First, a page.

I just dropped our three-year-old off at her first day of preschool and have now entered a new season of parenting. One in which I have two mornings a week to myself. I have big plans for these five hours. From volunteering to a dedicated time to write to day-dates with my husband, not to mention decluttering and organizing the closets, I know that my plans outnumber the minutes.
On one hand, I am going to be very protective of my time. One of these mornings will be devoted to writing, something I’ve never had. No groceries, no chores, no distractions. My other morning, I plan to hold with more flexibility. Maybe I’ll have more time to write; maybe this will be the morning I tackle the outgrown clothing crowding the girls’ closets. Maybe my husband and I can walk to the local diner for breakfast.
After I made my list of goals for this school year, I stepped back and remembered that I have plenty of time to accomplish these preschool hopes. I’m not advocating procrastination but I am trying to stay realistic. Maybe I won’t declutter the playroom until January. That’s OK. I have time! Maybe I’ll get those closets organized by the end of September, which would be awesome. But maybe not. I’m remembering that this time is a gift. I’m looking at these hours and receiving them, not as a commodity to be earned but as a gift to be thankful for.
Every night as I brush my teeth before bed, I read the Compline prayers from Common Prayer: A Liturgy for Ordinary Radicals by Shane Claiborne and Jonathan Wilson-Hartgrove. This part of the prayer especially stuck with me as we enter this new season of parenting:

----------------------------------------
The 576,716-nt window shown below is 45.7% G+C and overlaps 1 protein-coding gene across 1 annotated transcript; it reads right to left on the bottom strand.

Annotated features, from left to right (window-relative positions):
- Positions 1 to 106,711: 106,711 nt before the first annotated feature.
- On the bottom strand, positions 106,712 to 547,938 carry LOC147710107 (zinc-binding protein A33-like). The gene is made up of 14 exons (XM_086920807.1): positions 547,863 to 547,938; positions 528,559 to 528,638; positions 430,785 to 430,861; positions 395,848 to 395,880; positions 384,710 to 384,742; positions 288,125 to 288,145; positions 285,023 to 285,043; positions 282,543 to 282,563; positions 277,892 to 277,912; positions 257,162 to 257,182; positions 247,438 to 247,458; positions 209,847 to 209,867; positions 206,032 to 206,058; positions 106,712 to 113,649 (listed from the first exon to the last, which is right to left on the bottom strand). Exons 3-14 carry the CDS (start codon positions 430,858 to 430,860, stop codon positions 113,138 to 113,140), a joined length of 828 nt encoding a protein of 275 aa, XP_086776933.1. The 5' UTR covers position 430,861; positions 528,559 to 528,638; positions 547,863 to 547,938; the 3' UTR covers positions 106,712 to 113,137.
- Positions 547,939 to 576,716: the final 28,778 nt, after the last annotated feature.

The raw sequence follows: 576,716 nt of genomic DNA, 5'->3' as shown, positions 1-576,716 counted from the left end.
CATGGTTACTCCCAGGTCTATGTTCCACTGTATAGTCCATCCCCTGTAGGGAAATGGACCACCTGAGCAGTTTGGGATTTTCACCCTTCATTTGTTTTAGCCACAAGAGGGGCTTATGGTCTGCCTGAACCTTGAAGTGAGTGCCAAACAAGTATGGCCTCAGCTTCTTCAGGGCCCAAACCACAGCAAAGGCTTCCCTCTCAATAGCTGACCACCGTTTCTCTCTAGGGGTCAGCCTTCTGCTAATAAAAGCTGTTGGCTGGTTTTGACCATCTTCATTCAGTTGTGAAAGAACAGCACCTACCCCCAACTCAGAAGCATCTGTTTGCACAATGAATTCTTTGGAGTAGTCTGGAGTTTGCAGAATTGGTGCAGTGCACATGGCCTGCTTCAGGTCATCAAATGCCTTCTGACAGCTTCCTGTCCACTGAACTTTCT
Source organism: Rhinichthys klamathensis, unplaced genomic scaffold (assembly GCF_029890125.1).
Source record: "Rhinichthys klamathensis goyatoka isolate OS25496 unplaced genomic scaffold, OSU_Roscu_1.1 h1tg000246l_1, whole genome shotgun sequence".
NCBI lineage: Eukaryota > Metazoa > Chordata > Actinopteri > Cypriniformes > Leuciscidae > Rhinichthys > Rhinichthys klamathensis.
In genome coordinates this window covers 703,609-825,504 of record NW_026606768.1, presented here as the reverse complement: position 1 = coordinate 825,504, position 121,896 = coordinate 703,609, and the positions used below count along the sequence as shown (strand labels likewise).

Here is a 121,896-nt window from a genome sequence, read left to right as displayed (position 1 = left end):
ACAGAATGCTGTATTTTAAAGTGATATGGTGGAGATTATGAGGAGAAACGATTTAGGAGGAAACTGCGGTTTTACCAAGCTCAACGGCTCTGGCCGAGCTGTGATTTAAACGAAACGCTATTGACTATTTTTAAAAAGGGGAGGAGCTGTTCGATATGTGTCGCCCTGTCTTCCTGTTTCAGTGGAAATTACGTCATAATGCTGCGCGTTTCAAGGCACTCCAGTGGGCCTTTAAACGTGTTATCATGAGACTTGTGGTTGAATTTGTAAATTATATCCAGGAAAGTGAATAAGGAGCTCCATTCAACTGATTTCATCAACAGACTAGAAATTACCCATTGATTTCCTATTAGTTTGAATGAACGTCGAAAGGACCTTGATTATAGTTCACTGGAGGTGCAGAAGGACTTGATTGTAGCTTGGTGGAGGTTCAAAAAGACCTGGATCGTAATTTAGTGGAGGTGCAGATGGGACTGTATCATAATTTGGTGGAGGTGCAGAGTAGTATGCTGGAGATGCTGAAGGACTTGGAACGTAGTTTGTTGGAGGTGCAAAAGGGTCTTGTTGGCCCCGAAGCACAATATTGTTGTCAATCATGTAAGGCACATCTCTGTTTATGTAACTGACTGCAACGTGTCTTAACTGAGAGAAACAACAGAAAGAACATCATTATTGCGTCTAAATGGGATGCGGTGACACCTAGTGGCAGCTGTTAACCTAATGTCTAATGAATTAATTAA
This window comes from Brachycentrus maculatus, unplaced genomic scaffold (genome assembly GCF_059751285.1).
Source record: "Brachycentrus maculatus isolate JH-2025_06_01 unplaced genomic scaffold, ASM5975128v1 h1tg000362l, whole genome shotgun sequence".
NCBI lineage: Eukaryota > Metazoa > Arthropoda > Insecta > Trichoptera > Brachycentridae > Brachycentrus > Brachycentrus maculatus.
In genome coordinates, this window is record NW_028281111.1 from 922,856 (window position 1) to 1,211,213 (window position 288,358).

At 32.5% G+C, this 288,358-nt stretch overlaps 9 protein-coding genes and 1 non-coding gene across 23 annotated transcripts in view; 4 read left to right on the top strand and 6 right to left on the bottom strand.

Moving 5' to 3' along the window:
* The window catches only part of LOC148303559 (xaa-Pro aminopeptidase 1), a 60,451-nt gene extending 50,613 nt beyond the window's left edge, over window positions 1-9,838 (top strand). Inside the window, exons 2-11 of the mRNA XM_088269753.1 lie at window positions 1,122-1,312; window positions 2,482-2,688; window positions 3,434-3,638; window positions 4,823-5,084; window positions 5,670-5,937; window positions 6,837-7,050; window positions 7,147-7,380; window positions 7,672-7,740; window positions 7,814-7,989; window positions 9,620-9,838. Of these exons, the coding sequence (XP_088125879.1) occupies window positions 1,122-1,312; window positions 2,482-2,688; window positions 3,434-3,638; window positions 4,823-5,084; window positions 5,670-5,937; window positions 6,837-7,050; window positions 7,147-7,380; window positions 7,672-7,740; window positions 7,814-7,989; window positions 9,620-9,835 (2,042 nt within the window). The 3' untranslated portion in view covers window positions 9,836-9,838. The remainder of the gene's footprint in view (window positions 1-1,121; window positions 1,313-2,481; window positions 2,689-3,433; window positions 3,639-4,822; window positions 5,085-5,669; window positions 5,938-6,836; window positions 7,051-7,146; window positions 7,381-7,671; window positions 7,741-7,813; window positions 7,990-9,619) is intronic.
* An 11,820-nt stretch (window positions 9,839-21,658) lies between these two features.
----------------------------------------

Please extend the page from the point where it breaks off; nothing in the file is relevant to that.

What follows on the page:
“We cannot do everything, and there is a sense of liberation in realizing that. This enables us to do something, and to do it well. It may be incomplete, but it is a beginning, a step along the way, an opportunity for the Lord’s grace to do the rest.”
My list of hopes and goals is long for this exciting new phase of having a quiet house two times each week. Deep down, I know full-well that I won’t accomplish all my goals. I probably won’t become fluent in French or wander the art museum as much as I imagine. I probably will organize our home a bit but it will never be minimalist – that’s just not us. I cannot do everything.
But it is a beginning and I am recognizing that God has gifted me these hours. Through our family’s circumstance and choices, I am able to embrace these moments that I recognize are a privilege to have. I don’t take this lightly. I want to use my time well, just as I hope I used those preschool years well, when I had no time to myself and everything was squeezed into the margins.
We are in new territory and I realize this may not last forever. Maybe I’ll continue staying home full-time but maybe I’ll go back to work in a couple years. I’m learning to use these moments well. To not squander time or take it for granted.
I want to lay a foundation for this next season, whatever it holds. And while I plan and make lists of goals, I am remembering to hold those loosely and to allow opportunities for the Lord’s grace to do the rest.
Annie Rim lives in Colorado where she plays with her two inquisitive daughters, hikes with her husband, and writes about life and faith on her blog: annierim.com. She has taught in the classroom, at an art museum, and now in the playroom. She’s a contributor at The MOPS Blog, the editor for The Red Couch Book Club at SheLoves Magazine, and naptime scribbler.